In over 25 years of language teaching, Dr Ian Foster has witnessed many seismic shifts in his profession and in how educators teach students to learn foreign languages. Although perhaps none have been as dramatic as recent technological advances or higher education’s response to the Covid-19 pandemic.
What technologies can do for language teaching
After working at the University of Salford as Director of Languages and running the Salford Language Resource Centre, Ian is now Director of Foreign Language Teaching at the University of Bristol. This role was created in 2011 to oversee all language teaching, to ensure strong coordination and communication and to support the sharing of best practice and expertise across the School of Modern Languages.
A key part of the role has also been overseeing the university’s investment in a multimedia language centre. Ian has a long-standing interest in learning technologies and is passionate about seeing what his colleagues and students “can do with technology.” Access to the multimedia centre is for students of modern languages only and includes well-equipped language labs. Sanako Study 1200 software solution is widely used in three separate lab settings across multiple departments. Dr Foster commented:
“Sanako software is a key part of our provision for students and is used for teaching and for students’ self access.”
The School of Modern Languages at the University of Bristol offers Czech, French, German, Italian, Russian, Spanish and Portuguese to degree level. Other languages, including Catalan, Japanese and Chinese, are offered as minor subjects or on the university-wide language programme. Sanako software “is critical to what students are doing.” It is “used in teaching all languages” as it provides a “good environment for students to develop key integrated skills, such as listening and speaking.” The solutions have also encouraged innovative teaching practice, Dr Foster notes, with Italian lecturers “using Sanako a lot to facilitate pairing exercises based around realistic text-messages.”
In the face of challenges from the pandemic
But, of course, there’s significant change ahead for Bristol’s language students as a result of Covid-19 restrictions. The university has decided to prioritise in-person language teaching – this will be delivered in small groups, in radically redefined teaching spaces and with all students/educators wearing masks and visors. Similarly student numbers will be restricted in the multimedia centre, although students will still be able to access Sanako solutions remotely as well.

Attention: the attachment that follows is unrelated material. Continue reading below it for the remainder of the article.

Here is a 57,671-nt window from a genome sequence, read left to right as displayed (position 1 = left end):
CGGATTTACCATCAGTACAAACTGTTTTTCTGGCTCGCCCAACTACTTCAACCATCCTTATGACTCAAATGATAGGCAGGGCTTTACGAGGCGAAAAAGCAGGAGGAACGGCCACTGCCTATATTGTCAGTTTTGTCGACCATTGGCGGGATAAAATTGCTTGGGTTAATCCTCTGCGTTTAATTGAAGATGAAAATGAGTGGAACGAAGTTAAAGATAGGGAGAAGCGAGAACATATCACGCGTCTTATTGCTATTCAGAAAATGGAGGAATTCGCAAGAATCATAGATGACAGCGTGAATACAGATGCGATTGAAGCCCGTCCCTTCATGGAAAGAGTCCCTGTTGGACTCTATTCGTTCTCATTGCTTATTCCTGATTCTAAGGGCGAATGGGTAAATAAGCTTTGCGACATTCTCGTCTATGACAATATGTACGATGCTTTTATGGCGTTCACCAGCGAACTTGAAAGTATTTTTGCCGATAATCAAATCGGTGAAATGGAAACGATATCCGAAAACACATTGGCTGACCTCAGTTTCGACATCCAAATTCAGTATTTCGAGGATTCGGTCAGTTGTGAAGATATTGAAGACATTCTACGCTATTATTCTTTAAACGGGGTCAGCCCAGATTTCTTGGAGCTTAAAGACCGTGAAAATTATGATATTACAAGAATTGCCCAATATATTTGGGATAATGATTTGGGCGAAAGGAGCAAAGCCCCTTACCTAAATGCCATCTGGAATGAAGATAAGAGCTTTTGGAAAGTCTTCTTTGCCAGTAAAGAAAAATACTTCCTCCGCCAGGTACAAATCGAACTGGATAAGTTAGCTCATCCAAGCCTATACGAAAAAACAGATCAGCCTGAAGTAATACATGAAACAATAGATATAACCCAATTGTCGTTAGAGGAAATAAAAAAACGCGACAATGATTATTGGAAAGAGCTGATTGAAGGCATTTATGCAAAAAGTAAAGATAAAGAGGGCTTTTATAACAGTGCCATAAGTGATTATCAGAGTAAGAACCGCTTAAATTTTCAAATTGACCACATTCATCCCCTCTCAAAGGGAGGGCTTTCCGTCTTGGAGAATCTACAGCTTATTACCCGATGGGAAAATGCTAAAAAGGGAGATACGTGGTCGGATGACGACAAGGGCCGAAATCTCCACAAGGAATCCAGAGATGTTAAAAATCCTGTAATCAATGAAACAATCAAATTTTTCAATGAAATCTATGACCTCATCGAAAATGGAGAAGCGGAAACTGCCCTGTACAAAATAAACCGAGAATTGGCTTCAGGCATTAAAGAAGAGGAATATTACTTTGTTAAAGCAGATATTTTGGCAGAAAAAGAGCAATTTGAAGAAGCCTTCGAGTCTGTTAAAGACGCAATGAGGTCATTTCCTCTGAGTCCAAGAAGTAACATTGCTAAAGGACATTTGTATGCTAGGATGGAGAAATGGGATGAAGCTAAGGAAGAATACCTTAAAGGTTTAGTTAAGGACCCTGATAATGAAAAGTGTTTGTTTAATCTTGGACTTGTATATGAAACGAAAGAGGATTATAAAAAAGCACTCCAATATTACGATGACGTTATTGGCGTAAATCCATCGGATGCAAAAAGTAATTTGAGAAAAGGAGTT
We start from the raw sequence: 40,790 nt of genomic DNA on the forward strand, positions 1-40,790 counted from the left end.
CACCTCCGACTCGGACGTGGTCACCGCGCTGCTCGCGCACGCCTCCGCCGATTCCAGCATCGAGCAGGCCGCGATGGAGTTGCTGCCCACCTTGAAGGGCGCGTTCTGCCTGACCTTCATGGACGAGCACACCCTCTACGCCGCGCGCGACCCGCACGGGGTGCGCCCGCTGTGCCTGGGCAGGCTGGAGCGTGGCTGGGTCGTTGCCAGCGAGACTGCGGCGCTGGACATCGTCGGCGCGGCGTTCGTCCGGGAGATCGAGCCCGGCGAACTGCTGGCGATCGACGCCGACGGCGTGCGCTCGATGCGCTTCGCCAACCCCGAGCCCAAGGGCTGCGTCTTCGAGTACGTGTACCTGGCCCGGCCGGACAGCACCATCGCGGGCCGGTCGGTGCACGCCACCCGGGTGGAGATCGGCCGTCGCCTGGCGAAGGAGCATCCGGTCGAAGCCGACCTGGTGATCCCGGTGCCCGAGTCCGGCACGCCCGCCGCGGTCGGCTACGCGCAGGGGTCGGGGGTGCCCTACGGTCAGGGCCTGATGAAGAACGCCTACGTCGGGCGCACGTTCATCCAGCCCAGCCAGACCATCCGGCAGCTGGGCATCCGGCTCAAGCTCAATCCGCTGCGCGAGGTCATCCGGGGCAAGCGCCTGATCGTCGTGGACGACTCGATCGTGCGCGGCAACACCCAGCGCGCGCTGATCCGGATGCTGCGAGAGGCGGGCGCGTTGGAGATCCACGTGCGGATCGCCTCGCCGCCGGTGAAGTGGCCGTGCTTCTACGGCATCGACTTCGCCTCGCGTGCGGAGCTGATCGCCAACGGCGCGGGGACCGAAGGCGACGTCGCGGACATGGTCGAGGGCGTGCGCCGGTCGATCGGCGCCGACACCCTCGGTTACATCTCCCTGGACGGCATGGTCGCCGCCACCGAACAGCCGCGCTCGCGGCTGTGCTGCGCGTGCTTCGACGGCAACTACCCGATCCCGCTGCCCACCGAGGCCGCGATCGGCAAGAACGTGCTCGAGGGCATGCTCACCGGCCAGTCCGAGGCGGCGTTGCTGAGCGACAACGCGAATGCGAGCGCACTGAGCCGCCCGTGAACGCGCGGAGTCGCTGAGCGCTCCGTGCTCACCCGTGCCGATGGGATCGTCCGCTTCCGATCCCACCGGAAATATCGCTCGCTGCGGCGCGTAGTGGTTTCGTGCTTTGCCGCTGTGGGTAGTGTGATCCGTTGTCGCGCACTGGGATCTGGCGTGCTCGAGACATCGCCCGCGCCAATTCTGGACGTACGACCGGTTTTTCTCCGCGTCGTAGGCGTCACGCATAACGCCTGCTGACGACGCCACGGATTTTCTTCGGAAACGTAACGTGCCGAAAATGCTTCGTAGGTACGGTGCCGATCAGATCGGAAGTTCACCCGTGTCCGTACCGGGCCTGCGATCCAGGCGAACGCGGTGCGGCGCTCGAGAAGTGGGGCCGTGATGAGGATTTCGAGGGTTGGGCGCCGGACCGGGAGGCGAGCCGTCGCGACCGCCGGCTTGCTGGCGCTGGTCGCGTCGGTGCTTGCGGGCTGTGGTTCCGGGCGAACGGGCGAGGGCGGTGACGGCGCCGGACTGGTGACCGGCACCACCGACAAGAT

Yet Dr Foster is concerned that these changes and the impact of social distancing will influence language learning and teaching. It is, he says, “more difficult to monitor all students when they’re working online” and that learners’ motivation can be “difficult to maintain over long periods online.” He’s also clear that both educators and students “will miss the buzz around the classroom, when everyone’s engaged and involved.”
But he and his staff are well prepared to respond to these challenges after a month of synchronous online teaching earlier this year. Moving forward, Foster recognises that educators and students want to maintain “something live” in their provision, but will also need asynchronous work, given potential issues with students’ internet access and availability. The department’s educators are responding accordingly by developing online lessons that use the Sanako technology to the full and that are “dynamic, interactive and engaging.”
Despite these challenges, Dr Foster is adamant that the latest step changes in technology are enabling significant new advances in language teaching. These spring from “the ideals of communicative language teaching” and are informed by today’s boom in the availability of media and resources.
In particular, Foster is passionate about technology’s ability to help students to build fluency in the language they’re learning. “It’s really interesting,” he notes “how technology can help students to engage with someone in their own language and on their own terms.” He also highlights how Sanako products can help in this regard: “The automated reading and pronunciation tools from Sanako, for example, are brilliant. And over time they will get even better and even more refined.”
Sanako’s commitment to quality and to supporting language teachers is also evident, Dr Foster acknowledges, in the “sustained after-care” the University of Bristol receives. Foster continues:
“Sanako products are incredibly reliable, but if we do have a problem, then it’s quickly resolved. Sanako supports us really well and takes care to ensure that their products are working properly.”
Looking back over his language teaching career, Dr Foster is clear that technology best supports language teaching and learning when it “is embedded across all elements of the department and all that it does.” He concludes: “What I and my colleagues have done with Sanako software has paid off. It’s been really beneficial.”
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